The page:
Month-to-Month Residential Rental Agreement

Month-to-Month Residential Rental Agreement
Rental agreement

Month-to-Month Moving Terms

Landlords must give a 30-day notice to raise the rent or change other terms of the short-term rental agreement. Depending on state laws and the length of time tenants have lived in the rental, landlords must usually give 30- or 60-day notice to move out. Tenants usually must give at least a 30-day notice before moving out.

Agreeable Aspects of Month-to-Month Rentals

Month-to-month rental agreements work best for tenants who can't commit long-term or who are unsure of how long they will need the rental. For example, students who rent an apartment during the school year may not want to pay rent during summer vacation, and therefore, opt for a month-to-month agreement. Also, if you need a place to live immediately while you look for a more permanent home to buy or lease, a month-to-month agreement may also be better. You don't have to worry about breaking your lease or owing the landlord several months' rent after you move.

Landlords Like Them, Too

Landlords can make more money with month-to-month rental agreements. Landlords can increase the rent, change rental agreement terms and ask tenants to move with only a 30-day notice. Landlords can more readily take advantage of rising rental rates with a month-to-month agreement because they don't have to wait until their long-term agreements expire to make profitable changes.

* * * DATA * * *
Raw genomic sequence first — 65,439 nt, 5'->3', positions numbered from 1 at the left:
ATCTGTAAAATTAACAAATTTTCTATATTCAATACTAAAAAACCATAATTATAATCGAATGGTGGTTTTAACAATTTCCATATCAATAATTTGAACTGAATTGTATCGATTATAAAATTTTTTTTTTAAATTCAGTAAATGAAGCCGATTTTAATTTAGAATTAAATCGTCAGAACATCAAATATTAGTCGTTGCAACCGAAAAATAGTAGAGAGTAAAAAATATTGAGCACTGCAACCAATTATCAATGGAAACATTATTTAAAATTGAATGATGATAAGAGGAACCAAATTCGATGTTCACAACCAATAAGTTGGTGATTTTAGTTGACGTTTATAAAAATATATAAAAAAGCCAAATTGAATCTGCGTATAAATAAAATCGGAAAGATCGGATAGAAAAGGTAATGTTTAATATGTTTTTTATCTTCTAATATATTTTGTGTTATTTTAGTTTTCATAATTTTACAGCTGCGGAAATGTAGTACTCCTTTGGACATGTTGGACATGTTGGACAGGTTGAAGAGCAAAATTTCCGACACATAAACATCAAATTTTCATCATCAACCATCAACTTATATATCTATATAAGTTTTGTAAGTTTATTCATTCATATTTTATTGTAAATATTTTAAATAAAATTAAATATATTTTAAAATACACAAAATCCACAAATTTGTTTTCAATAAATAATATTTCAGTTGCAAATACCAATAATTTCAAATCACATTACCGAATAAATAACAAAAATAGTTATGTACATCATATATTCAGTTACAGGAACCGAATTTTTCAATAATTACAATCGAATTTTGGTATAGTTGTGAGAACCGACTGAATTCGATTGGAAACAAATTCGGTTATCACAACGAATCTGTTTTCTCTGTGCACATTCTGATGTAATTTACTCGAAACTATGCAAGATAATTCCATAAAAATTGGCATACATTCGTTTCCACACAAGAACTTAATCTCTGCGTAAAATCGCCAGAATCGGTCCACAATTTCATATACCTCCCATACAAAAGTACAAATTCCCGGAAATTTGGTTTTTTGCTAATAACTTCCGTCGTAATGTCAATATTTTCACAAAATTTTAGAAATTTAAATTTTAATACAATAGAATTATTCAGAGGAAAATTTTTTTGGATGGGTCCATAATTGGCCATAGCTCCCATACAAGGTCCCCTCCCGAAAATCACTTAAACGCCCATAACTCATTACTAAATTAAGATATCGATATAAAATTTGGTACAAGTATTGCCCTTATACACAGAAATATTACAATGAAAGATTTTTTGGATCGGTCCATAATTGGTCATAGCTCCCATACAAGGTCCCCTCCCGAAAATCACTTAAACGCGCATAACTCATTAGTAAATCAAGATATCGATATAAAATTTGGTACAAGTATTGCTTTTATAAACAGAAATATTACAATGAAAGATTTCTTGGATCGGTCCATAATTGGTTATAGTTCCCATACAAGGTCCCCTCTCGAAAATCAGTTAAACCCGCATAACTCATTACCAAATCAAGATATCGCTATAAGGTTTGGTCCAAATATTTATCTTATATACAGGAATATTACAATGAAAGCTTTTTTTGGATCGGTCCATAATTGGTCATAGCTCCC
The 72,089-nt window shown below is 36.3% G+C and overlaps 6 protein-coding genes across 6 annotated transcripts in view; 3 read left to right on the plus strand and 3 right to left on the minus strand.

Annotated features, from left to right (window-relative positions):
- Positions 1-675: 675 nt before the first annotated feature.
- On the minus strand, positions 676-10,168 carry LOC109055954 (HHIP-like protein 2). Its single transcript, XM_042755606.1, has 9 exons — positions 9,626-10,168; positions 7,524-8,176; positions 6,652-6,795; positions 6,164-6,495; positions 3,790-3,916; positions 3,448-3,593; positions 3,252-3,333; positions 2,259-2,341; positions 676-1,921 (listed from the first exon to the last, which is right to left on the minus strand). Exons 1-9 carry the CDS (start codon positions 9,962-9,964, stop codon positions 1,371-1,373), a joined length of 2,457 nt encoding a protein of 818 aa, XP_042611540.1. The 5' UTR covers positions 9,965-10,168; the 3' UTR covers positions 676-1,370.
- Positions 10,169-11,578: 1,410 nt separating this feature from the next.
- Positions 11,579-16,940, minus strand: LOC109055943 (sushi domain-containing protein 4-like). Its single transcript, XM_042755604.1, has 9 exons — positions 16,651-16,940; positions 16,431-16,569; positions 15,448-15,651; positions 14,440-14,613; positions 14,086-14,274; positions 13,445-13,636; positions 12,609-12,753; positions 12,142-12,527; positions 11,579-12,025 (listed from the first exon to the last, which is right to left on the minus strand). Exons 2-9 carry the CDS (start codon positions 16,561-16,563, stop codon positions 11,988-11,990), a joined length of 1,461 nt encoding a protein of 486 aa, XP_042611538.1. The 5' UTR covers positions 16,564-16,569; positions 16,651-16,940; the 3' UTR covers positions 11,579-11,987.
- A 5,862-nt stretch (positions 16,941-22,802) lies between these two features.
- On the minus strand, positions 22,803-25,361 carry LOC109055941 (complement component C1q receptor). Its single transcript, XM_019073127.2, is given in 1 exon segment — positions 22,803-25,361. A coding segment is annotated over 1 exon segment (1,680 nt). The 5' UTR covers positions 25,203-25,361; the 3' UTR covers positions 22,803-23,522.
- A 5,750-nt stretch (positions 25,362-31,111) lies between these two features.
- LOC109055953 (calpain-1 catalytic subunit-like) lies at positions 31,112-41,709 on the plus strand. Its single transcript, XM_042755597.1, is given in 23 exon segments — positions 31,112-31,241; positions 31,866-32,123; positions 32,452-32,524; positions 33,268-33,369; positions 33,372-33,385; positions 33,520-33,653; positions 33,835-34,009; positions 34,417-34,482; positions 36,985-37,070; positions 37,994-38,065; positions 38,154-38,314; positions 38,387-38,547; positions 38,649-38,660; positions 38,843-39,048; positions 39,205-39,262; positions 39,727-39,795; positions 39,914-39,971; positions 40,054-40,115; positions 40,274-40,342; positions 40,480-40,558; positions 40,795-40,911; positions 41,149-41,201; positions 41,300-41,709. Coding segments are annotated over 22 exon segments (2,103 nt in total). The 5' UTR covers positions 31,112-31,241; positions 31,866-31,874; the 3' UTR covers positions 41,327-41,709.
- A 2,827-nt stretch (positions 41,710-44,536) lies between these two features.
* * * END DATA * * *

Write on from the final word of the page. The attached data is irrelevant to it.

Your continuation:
Long-term Leases May Turn Monthly

A long-term lease may convert to a month-to-month agreement if tenants decide to continue renting after the initial lease period expires. If tenants don't renew the previous lease or don't renegotiate a new lease, but they remain in the rental, they become month-to-month tenants. This means they can remain in the rental under the same terms as the original lease, but they can move with just a 30-day notice or the landlord may give them only 30 days to move.

Increased Cost for Short-Term Rentals

A month-to-month rental agreement may cost more than a long-term lease. Landlords must advertise and repair a rental for new tenants more frequently, due to increased renter turnaround. This may dip into their profits and result in higher rental rates.